Brisbane has all kinds of quirky secrets strewn throughout suburbia that a majority of local residents don't even know are there.
It's these quirks that bring a little more meaning and wonder to the things we see in our day to day lives. Not everything we do has to be planned and prepared. There are so many little treasures in this city that might just simply be stumbled upon. Little things like the 12 quirky suburban secrets revealed below.
Standing the test of time, Brisbane's heritage listed air raid shelter in Newstead is one of the few remaining remnants of the impact World War II had on the civilian population of this city...more
Scattered across Brisbane, these tiny libraries go unnoticed by the many pass byers as they sit unassumingly out in the open, just waiting for people to have a look at the gorgeous little selection of books within...more
To the people out of the know it's just a house, but to those who are lucky enough to know, this house in Scarborough held within its beams the brothers who are now music royalty...more
This beautiful arch in Bowen Hills is all that remains of the once booming Cloudland Dance Hall until it was destroyed illegally creating a public outcry for the loss of not just a building but of a place where reality could be escaped and nights could be danced away...more
Situated atop of Corinda Hill, this picturesque burial ground of the Francis family overlooks panoramic views of the district with the last interment in 1966...more
With a history of social whirlwind, this 1860s-build acquired its reputation through the large family that resided there and its lush renovations as well as its royal guests including the future king of England, George V...more
Remnants from the past of an era left behind, a small remainder of Brisbane's old tram lines run along Old Cleveland Rd with the preserved red post of stop number 26 marking what was once the old tram stop...more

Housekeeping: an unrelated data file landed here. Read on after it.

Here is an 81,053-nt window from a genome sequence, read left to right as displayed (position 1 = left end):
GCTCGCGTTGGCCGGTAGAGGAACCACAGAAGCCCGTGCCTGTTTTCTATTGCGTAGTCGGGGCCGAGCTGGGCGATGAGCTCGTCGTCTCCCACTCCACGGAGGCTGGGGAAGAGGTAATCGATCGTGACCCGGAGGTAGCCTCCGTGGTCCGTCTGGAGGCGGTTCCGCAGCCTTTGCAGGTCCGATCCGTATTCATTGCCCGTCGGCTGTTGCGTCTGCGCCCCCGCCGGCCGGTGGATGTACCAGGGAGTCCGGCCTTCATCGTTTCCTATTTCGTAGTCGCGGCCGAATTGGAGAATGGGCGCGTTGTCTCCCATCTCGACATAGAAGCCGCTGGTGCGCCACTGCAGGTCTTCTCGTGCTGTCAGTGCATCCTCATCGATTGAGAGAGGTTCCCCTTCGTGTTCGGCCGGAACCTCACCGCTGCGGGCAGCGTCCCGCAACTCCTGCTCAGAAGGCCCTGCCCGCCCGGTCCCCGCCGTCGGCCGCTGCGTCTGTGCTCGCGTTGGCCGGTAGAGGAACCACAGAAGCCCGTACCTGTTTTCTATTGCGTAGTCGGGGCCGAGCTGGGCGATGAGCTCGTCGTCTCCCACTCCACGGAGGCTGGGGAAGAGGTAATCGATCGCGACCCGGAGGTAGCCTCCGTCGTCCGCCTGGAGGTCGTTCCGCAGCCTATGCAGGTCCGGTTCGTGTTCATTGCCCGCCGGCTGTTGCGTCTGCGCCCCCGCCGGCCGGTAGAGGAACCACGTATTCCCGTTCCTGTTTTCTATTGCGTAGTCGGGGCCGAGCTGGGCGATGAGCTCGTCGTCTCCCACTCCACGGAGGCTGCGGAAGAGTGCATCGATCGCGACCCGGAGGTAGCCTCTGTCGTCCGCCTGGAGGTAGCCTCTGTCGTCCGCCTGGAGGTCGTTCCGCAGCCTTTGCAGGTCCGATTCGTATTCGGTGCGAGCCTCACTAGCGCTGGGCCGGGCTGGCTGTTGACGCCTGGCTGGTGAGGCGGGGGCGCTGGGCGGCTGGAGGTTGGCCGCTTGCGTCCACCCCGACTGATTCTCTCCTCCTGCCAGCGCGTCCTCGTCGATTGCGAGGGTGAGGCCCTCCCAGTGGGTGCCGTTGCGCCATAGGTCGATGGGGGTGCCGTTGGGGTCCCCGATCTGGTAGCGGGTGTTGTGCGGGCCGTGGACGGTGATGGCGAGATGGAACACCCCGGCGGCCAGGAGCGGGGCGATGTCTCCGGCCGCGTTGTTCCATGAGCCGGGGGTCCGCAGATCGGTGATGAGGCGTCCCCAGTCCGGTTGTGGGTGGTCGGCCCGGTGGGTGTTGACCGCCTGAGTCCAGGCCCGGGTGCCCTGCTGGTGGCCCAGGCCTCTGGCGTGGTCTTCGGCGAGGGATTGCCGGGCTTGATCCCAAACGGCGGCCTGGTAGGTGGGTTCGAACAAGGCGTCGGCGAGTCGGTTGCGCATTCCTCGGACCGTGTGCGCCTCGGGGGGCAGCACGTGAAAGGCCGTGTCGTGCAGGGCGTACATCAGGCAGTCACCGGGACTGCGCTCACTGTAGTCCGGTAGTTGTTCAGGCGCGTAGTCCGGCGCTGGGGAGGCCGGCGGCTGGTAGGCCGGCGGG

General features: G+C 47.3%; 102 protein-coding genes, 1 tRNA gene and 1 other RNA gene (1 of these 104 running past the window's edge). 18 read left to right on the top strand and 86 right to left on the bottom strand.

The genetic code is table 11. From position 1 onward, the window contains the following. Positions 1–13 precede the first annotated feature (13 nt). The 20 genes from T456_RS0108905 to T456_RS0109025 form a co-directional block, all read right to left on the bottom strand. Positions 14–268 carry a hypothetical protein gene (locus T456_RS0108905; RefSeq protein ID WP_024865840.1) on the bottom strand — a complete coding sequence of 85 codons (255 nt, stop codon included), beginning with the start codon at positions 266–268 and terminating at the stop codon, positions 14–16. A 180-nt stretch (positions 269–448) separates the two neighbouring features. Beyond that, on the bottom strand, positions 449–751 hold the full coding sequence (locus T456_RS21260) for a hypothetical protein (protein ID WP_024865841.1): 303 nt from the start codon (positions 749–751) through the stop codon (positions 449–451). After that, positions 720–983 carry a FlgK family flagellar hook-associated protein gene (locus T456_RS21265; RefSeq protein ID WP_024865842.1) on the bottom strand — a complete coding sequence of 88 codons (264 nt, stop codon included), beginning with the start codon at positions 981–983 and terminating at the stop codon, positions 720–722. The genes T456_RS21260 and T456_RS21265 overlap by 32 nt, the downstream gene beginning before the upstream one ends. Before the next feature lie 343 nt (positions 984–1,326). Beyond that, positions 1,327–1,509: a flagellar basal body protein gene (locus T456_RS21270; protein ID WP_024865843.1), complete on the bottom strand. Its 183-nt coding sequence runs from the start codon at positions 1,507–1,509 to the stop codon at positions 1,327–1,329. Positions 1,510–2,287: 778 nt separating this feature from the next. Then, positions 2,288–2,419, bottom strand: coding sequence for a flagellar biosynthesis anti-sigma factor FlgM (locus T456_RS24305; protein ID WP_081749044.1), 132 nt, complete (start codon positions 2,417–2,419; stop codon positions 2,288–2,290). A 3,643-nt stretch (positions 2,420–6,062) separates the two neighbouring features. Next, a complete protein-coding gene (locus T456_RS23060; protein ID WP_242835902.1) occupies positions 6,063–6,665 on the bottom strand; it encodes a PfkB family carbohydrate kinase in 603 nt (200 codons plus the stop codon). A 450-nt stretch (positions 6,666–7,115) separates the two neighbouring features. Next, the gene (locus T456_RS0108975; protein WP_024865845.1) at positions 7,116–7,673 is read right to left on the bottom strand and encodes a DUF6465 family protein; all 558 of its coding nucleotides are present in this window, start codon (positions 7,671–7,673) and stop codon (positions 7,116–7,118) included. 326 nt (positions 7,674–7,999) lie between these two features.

Built in 1886, this beautifully traditional joss house hidden away in the back streets of Breakfast Creek commemorates Brisbane's burgeoning Cantonese community and is one of the few survivors of the many built...more
Having replaced James Campbell's timber mill after a devastating fire destroyed the factory in 1931, these apartments located in New Farm are situated on land with a history as contagious as Spanish Mission architecture was in the 30s...more
Originally a gravity-fuelled water reservoir, this quirky house was successfully transformed into a residential home by Robert Riddel architecture after being sold to a private buyer with an impressive vision...more
A spot for simple reflection, this hardy hand-crafted memorial seat set under the shade of a Jacaranda tree is one of Brisbane's less obvious but beautifully personal reminders of those lost in World War II...more
A relic of early settlement Australia right in the middle of Bardon, this one of few surviving timber houses sits almost completely un-renovated from its 1862 rustic farm cottage form...more
By Ruby Bakewell-Doran